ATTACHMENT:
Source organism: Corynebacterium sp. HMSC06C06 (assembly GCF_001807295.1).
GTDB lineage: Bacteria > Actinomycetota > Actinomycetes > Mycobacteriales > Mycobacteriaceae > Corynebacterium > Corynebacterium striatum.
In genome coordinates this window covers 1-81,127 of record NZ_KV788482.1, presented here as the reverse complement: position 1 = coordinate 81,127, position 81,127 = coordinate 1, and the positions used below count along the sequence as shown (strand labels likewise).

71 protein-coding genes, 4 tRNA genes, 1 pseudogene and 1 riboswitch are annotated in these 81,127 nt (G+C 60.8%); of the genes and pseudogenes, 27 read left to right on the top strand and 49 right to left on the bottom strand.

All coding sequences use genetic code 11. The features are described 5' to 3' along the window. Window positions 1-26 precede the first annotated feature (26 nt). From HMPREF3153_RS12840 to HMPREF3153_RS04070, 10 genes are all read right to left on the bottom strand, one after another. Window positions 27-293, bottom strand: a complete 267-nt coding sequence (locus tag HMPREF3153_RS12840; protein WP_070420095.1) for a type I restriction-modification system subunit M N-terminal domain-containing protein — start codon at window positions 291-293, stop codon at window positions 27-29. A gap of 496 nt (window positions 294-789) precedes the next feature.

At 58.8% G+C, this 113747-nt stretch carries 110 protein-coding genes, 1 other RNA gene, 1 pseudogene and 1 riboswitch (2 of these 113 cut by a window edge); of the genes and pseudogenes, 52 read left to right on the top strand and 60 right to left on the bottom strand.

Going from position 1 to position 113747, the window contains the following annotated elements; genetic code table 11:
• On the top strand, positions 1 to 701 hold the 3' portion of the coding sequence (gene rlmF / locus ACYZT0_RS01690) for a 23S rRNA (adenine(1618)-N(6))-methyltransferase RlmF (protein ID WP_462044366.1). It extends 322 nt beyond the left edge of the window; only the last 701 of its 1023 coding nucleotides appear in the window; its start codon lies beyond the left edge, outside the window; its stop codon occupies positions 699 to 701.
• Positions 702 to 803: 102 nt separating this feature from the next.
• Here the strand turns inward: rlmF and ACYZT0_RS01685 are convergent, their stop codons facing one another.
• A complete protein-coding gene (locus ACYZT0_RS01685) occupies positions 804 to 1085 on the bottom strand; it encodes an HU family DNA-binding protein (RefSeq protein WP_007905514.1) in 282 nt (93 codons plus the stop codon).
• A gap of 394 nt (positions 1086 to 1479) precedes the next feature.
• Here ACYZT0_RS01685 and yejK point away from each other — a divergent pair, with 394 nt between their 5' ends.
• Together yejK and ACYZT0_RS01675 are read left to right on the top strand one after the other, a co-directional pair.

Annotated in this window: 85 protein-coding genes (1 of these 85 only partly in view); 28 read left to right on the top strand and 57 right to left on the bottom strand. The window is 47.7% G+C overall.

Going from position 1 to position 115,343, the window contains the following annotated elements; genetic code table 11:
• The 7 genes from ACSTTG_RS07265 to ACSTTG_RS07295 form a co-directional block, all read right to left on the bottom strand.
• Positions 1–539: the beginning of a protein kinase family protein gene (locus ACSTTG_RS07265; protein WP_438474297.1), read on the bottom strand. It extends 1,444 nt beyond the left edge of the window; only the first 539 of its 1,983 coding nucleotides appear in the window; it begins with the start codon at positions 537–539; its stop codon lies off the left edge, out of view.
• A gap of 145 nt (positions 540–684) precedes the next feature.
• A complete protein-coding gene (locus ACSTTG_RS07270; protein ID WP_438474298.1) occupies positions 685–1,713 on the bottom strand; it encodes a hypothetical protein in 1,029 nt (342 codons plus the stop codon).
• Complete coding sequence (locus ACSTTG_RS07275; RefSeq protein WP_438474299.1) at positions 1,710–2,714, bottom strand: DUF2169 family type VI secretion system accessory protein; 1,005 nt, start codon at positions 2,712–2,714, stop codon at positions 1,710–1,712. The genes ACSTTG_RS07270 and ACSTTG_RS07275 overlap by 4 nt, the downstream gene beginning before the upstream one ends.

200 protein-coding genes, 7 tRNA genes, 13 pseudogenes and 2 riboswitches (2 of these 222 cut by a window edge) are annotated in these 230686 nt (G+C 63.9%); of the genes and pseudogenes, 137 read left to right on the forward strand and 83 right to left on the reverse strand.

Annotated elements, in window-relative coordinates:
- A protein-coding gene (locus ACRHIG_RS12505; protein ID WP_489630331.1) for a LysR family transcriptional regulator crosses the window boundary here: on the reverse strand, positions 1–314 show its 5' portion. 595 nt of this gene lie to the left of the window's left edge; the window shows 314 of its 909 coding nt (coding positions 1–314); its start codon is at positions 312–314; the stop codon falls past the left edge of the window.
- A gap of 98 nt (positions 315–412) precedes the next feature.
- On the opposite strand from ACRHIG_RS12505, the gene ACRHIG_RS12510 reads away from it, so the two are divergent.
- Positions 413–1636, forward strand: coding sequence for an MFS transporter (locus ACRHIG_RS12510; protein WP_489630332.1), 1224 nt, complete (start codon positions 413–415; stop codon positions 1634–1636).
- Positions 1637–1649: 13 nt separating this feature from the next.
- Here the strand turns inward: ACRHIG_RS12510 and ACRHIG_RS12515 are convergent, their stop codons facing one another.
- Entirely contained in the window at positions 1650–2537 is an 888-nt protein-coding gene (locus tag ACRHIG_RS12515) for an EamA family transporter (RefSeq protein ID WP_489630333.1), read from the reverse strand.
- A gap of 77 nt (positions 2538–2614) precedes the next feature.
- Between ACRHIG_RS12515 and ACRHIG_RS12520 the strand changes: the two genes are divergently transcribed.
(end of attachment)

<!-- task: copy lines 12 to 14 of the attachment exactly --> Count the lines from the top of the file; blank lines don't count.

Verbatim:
• A gap of 394 nt (positions 1086 to 1479) precedes the next feature.
• Here ACYZT0_RS01685 and yejK point away from each other — a divergent pair, with 394 nt between their 5' ends.
• Together yejK and ACYZT0_RS01675 are read left to right on the top strand one after the other, a co-directional pair.